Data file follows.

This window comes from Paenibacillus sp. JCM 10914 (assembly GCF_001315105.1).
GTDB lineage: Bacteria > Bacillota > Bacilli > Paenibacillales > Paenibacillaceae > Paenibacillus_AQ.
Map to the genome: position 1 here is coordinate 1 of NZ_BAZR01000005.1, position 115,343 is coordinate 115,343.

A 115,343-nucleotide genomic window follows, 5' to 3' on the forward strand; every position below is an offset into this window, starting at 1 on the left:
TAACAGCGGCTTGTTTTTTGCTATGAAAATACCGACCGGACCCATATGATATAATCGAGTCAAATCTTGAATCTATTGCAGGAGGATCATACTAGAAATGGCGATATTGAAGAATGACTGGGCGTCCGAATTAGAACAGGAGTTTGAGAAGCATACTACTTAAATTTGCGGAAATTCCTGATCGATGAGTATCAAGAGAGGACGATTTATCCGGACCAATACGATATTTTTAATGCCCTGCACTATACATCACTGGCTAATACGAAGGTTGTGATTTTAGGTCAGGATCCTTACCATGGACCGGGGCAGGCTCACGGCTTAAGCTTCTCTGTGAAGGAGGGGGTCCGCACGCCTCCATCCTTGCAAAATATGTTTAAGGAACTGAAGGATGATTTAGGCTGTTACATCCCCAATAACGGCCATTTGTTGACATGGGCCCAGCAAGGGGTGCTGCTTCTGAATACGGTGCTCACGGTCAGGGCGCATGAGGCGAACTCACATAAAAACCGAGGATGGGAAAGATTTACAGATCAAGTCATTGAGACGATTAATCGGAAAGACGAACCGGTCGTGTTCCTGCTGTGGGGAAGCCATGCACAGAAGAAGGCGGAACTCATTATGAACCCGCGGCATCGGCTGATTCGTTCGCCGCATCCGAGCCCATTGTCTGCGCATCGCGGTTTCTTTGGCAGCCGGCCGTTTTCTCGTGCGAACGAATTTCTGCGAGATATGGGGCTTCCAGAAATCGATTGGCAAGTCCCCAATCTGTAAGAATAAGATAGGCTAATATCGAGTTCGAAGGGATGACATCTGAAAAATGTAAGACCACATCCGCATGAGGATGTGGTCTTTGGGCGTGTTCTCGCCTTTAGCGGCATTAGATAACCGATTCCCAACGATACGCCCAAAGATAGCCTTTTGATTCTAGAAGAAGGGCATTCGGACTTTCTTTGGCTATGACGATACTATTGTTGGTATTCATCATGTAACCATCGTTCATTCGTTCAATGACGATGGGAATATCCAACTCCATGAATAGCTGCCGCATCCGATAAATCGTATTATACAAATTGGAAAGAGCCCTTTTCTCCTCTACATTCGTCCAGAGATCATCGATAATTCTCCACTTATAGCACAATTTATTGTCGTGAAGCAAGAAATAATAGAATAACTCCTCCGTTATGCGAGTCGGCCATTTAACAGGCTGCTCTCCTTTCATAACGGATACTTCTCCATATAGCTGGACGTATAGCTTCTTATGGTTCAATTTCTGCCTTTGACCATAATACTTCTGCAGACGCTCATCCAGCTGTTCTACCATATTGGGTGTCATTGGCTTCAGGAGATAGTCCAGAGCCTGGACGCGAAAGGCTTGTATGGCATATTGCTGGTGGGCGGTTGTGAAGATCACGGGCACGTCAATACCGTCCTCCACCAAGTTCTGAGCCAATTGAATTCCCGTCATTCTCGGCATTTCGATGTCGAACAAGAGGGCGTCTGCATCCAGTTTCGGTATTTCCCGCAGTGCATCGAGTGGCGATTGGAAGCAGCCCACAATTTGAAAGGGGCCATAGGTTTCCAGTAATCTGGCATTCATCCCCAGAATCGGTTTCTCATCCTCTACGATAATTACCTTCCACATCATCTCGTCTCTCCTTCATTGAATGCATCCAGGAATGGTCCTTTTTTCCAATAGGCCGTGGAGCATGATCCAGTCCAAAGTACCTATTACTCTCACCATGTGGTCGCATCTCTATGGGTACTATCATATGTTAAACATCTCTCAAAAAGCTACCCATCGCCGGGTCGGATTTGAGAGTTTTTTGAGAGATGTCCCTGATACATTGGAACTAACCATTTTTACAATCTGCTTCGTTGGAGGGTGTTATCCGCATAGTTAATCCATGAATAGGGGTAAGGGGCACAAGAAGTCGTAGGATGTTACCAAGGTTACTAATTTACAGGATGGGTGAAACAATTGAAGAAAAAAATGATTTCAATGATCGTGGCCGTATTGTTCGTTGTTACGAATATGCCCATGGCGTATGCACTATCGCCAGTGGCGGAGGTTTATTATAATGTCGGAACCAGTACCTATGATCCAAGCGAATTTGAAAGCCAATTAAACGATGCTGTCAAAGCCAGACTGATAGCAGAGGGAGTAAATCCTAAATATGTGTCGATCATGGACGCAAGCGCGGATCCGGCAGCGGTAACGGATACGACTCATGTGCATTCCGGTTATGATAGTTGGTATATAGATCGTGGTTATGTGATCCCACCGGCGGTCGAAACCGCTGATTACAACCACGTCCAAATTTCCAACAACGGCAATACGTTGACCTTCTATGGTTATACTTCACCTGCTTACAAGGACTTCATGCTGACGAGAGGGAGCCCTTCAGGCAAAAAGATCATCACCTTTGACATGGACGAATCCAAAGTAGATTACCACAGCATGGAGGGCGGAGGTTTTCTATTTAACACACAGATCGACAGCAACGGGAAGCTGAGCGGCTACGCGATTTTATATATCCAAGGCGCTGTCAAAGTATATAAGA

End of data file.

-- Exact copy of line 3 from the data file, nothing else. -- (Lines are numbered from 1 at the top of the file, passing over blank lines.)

Map to the genome: position 1 here is coordinate 1 of NZ_BAZR01000005.1, position 115,343 is coordinate 115,343.